Option two: Pretend to be Gestapo officers. Another dead end, as they had no way of disguising themselves as the German secret police, nor were they sure what they would do if they did.

Option three: Blame the whole thing on Kirby Tinkerton. The scientist had access to explosives through his job at the copper mine and had been seen there earlier in the day, so it would not be too implausible to suggest that he had stolen some TNT and had set it off by accident.

The third option seemed the best of the lot. They would claim that they had no idea what Sarkozy -- Tinkerton's alias -- was doing until it was too late and that he had died in the explosion, hoping that the authorities would not expend the time and resources needed to search the rubble for his body; to maintain the pretence he would hide at the Decharette mansion and McVeigh would provide him with a disguise.

With their plan decided the agents continued to the Martin farm. Helena Martin once again gave up her bed for Tidelina and while the Australian's wounds were cleaned and bound, the agents explained recent events to the the Martins. They also started making demands of the partisan couple; McVeigh pressed them on the status of the suitcase plan and Tinkerton ordered them to roam the countryside for components for home-made bombs, but Helena pointed out that as the agents had alienated or murdered most of the partisan group, there wasn't anyone left to run their errands. Pierre-Yves declared them to be useless and an embarrassment to France, which was perhaps not the best approach, and everyone took their grudges to bed.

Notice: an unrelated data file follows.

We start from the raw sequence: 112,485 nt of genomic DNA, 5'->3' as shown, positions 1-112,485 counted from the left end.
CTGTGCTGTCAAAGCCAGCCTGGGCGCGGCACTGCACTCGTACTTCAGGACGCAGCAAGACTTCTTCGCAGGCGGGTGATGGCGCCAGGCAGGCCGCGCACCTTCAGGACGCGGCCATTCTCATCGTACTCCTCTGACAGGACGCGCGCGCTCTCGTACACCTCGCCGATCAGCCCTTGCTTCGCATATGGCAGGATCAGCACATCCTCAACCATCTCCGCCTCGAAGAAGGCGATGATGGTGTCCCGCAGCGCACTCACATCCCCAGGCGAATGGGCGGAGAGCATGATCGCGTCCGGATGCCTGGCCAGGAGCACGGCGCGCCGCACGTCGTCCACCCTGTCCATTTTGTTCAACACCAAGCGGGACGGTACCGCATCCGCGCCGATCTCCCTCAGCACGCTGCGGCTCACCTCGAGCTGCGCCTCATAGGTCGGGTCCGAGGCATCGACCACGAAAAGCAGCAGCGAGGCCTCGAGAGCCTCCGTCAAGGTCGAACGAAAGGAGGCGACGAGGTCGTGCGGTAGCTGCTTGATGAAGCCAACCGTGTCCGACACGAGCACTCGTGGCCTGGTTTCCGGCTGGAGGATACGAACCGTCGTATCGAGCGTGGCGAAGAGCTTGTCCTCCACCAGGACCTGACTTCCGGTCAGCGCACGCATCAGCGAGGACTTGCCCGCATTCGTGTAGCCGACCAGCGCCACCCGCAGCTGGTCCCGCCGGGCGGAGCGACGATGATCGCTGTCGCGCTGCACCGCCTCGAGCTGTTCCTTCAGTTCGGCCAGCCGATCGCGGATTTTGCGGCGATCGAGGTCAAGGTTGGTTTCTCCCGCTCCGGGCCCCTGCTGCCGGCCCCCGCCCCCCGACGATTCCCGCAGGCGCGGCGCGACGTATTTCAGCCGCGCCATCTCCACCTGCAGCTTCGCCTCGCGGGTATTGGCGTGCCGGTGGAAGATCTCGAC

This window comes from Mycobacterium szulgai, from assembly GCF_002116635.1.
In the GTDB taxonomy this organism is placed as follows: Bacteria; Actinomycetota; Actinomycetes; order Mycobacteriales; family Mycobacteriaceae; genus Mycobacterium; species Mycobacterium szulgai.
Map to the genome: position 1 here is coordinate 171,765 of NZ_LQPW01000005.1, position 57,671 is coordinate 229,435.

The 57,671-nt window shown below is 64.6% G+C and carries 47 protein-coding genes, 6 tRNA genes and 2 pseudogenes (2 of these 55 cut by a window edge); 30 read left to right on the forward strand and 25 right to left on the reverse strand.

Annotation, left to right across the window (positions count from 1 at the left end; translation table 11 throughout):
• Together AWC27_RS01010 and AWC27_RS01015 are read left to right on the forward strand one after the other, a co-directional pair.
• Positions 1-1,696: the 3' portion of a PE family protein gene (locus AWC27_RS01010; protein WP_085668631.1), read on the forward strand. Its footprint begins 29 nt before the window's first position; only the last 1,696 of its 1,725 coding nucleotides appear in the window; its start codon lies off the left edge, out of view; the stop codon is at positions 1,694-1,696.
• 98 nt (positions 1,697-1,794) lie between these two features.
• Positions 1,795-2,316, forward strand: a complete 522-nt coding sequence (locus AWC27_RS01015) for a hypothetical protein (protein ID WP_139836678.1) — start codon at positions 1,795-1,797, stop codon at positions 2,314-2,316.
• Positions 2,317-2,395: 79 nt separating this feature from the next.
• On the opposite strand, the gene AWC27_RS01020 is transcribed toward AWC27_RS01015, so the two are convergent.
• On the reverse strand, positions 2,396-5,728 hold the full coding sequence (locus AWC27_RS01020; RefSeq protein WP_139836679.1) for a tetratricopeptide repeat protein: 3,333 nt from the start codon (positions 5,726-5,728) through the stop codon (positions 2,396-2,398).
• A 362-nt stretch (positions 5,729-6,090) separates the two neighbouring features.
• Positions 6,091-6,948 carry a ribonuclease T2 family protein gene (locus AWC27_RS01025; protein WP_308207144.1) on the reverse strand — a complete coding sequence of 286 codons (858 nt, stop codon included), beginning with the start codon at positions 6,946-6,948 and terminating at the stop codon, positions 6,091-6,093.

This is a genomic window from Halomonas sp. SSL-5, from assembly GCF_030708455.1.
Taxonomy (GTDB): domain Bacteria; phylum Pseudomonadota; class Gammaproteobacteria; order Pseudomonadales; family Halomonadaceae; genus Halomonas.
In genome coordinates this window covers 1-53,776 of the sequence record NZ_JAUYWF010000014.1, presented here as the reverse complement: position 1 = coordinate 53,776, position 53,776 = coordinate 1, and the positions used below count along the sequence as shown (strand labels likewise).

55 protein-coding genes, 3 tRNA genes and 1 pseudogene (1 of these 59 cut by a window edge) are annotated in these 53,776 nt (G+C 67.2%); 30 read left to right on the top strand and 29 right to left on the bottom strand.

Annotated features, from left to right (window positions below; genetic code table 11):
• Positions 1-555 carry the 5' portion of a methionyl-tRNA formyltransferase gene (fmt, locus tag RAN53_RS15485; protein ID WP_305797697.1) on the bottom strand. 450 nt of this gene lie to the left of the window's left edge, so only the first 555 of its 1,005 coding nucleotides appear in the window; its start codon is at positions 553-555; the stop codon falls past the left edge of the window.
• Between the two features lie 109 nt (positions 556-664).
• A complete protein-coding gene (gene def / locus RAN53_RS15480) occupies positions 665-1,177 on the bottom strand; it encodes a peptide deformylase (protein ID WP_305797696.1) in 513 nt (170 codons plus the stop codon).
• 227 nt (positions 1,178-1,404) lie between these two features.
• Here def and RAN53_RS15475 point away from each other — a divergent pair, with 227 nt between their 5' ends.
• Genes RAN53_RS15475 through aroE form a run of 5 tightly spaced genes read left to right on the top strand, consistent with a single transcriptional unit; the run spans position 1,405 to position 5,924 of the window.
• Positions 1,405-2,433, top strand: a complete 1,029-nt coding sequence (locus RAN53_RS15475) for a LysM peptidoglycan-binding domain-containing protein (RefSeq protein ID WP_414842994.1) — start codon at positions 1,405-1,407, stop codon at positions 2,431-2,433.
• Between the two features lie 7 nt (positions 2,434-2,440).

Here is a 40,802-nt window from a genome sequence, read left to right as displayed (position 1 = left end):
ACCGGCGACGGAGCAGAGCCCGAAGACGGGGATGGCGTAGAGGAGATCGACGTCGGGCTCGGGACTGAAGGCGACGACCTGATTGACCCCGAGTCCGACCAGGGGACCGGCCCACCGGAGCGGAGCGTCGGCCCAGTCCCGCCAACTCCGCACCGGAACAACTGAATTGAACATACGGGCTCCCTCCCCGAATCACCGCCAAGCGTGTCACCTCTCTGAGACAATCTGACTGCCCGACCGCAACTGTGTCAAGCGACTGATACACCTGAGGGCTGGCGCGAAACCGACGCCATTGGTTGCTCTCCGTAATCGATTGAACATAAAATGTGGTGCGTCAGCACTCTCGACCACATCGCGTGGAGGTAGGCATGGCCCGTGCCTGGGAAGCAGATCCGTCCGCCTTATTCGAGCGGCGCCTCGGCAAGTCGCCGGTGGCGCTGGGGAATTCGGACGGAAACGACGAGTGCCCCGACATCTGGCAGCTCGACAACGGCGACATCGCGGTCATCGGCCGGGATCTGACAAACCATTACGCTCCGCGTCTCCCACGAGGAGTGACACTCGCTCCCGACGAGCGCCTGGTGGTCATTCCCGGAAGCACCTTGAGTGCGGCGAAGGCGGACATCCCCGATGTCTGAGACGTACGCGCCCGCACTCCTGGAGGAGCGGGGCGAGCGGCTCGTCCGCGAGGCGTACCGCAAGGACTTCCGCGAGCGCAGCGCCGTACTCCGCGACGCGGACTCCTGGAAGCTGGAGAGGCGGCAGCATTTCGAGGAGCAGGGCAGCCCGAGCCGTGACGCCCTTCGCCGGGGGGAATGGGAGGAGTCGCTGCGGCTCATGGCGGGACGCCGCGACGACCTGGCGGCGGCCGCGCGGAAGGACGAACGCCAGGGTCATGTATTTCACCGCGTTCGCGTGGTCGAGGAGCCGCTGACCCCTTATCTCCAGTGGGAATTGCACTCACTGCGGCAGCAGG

During the night McVeigh dreamed again of the mysterious and suave gentleman, who asked if the spy had sang the song he'd been taught in one of their previous encounters. McVeigh admitted that he had not and the gentleman suggested that perhaps he should do so soon, as it could help the agents with their current predicament. With a tentative agreement from McVeigh, the gentleman left the Martin farmhouse and disappeared into the darkness.